My last post laid out the basics of the Fourier transforms, these are an integral part of vibration analysis. But in Fourier transforms, one of the big issues engineers see is that the frequencies that appear in their data do not line up well with the analysis frequency, so the signal starts to “leak” into the surrounding frequencies.
Signals rarely ever line up perfectly, but these issues can be cleared up by taking more data and applying a technique called windowing. Before we get to the solution, let’s look at the problem in more detail.
Introduction to the Problem
A Signal Without Leakage
Let’s start with a slightly modified version of where we ended the last post. We’re still sampling at 100uS, but we’ll add a small component at 2kHz. The signal we’re now analyzing is:
x(t)=sin(2π1000t)+sin(2π4000t+π/4)+0.2sin(2π2000t)
x[n]=x(nT_s )=sin(2π0.1n)+sin(2π0.4n+π/4)+0.2sin(2π0.2n)
The first 20 points look like:
And if we take a 20 sample normalized Fourier transform we get:
n |
Real |
Imag |
Freq |
n |
Real |
Imag |
Freq |
X[0] |
0 |
j0 |
0 Hz |
X[10] |
0 |
j0 |
5.0 kHz |
X[1] |
0 |
j0 |
0.5 kHz |
X[11] |
0 |
j0 |
5.5 kHz |
X[2] |
0 |
-j0.5 |
1.0 kHz |
X[12] |
0.3536 |
j0.3536 |
6.0 kHz |
X[3] |
0 |
j0 |
1.5 kHz |
X[13] |
0 |
j0 |
6.5 kHz |
X[4] |
0 |
-j0.1 |
2.0 kHz |
X[14] |
0 |
j0 |
7.0 kHz |
X[5] |
0 |
j0 |
2.5 kHz |
X[15] |
0 |
j0 |
7.5 kHz |
X[6] |
0 |
j0 |
3.0 kHz |
X[16] |
0 |
j0.1 |
8.0 kHz |
X[7] |
0 |
j0 |
3.5 kHz |
X[17] |
0 |
j0 |
8.5 kHz |
X[8] |
0.3536 |
-j0.3536 |
4.0 kHz |
X[18] |
0 |
j0.5 |
9.0 kHz |
X[9] |
0 |
j0 |
4.5 kHz |
X[19] |
0 |
j0 |
9.5 kHz |
A Signal With Leakage
Everything looks nice and clean. Now, let’s try 24 samples. More data should be better, right? Now we get:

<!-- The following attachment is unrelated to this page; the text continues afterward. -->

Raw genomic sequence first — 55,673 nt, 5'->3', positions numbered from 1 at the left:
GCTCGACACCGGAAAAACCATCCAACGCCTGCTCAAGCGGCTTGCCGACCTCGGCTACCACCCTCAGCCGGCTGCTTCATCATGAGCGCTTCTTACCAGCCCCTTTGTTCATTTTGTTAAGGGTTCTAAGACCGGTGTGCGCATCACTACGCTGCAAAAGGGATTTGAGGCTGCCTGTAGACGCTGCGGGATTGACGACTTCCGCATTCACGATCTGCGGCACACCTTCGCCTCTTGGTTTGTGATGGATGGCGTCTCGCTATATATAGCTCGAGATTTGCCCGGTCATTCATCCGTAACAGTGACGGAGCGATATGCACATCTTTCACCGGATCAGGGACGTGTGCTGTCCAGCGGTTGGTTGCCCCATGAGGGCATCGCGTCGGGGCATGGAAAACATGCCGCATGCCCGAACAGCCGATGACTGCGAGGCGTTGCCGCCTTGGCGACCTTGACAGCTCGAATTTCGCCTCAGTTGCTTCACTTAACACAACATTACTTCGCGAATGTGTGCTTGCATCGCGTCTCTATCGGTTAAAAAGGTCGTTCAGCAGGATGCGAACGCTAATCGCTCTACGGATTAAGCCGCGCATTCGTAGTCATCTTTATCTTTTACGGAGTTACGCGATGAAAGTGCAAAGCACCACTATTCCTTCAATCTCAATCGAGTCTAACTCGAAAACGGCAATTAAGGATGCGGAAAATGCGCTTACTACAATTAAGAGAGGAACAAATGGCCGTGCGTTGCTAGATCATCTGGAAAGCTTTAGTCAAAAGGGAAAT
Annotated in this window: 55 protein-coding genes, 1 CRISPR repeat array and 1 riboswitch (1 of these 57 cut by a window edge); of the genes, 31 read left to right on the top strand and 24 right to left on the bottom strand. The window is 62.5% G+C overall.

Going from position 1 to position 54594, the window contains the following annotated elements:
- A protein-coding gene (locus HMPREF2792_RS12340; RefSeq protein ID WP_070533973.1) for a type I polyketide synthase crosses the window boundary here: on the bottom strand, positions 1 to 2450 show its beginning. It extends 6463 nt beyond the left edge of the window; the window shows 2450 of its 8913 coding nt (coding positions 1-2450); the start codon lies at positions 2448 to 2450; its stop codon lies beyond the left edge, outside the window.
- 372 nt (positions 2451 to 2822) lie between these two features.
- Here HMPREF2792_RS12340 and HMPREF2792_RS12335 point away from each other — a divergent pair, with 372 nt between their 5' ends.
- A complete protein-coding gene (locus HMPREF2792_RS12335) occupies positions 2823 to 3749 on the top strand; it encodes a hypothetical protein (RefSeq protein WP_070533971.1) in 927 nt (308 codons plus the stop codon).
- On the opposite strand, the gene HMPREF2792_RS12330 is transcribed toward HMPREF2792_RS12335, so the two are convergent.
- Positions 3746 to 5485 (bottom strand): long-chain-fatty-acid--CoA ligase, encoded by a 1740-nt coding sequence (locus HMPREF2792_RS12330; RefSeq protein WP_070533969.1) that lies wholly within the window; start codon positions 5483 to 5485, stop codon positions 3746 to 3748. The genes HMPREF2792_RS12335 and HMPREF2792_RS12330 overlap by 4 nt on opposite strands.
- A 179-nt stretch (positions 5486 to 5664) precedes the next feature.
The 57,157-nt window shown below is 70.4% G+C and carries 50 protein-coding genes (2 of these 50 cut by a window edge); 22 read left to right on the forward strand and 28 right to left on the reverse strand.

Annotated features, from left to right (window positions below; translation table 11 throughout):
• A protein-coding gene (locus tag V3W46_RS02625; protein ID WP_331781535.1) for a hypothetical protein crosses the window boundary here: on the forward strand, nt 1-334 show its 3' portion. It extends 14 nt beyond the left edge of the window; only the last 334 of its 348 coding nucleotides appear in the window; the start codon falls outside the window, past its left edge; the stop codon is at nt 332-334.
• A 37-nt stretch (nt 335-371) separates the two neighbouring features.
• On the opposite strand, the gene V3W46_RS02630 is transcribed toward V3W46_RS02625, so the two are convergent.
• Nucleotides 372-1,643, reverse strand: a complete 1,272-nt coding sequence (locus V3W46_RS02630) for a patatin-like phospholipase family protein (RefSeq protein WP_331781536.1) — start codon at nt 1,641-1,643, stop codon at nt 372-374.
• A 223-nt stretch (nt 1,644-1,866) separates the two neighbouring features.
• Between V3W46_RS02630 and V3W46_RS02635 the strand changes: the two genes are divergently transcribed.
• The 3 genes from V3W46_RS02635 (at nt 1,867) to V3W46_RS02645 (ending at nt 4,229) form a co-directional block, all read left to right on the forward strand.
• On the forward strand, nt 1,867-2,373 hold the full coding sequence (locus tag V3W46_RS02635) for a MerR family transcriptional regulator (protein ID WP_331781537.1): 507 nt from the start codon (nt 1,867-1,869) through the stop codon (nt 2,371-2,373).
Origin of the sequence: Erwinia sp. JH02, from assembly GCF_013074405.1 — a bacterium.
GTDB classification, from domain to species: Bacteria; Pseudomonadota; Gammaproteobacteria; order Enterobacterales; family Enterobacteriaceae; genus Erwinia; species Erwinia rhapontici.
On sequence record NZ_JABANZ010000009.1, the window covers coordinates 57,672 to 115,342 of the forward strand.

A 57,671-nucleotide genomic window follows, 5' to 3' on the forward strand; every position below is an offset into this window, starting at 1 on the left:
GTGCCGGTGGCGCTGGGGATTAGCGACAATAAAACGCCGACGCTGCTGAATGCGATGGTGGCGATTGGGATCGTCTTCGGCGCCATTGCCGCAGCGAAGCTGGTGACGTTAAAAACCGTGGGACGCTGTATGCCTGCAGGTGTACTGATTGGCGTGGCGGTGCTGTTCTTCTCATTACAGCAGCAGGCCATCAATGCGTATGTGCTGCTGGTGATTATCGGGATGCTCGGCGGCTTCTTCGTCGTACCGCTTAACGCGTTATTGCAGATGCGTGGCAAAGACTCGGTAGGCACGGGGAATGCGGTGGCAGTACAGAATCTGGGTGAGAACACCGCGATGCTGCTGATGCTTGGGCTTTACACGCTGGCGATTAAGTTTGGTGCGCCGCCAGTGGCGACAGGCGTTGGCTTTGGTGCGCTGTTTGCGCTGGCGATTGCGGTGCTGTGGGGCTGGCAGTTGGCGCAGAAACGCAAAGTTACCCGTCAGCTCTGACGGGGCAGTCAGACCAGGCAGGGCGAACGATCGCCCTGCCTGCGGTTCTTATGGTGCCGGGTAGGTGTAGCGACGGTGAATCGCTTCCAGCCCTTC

n |
Real |
Imag |
Freq (kHz) |
n |
Real |
Imag |
Freq (kHz) |
X[0] |
0.152825 |
j0 |
0 |
X[12] |
-0.04268 |
j0 |
5.000 |
X[1] |
0.178331 |
-j0.01349 |
0.417 |
X[13] |
-0.055 |
j0.057259 |
5.417 |
X[2] |
0.426835 |
-j0.0933 |
0.833 |
X[14] |
-0.17402 |
j0.307707 |
5.833 |
X[3] |
-0.17649 |
j0.108472 |
1.250 |
X[15] |
0.113483 |
-j0.24794 |
6.250 |
X[4] |
-0.02225 |
j0.075647 |
1.667 |
X[16] |
0.040938 |
-j0.10281 |
6.667 |
X[5] |
-0.05788 |
-j0.02282 |
2.083 |
X[17] |
0.020678 |
-j0.06632 |
7.083 |
X[6] |
0.003853 |
j0.045956 |
2.500 |
X[18] |
0.003853 |
-j0.04596 |
7.500 |
X[7] |
0.020678 |
j0.066323 |
2.917 |
X[19] |
-0.05788 |
j0.022816 |
7.917 |
X[8] |
0.040938 |
j0.102811 |
3.333 |
X[20] |
-0.02225 |
-j0.07565 |
8.333 |
X[9] |
0.113483 |
j0.247941 |
3.750 |
X[21] |
-0.17649 |
-j0.10847 |
8.750 |
X[10] |
-0.17402 |
-j0.30771 |
4.167 |
X[22] |
0.426835 |
j0.093304 |
9.167 |
X[11] |
-0.055 |
-j0.05726 |
4.583 |
X[23] |
0.178331 |
j0.013489 |
9.583 |
Taking more data made the image a lot less clear. We are putting in 1 kHz, 2 kHz, and 4 kHz signals, but our analysis does not directly cover those frequencies, so the frequencies “leak” into all the other frequencies.
Leakage and Windowing
To get a better picture of what leakage looks like, let’s look at the magnitude, normalized by the number of samples, for each point.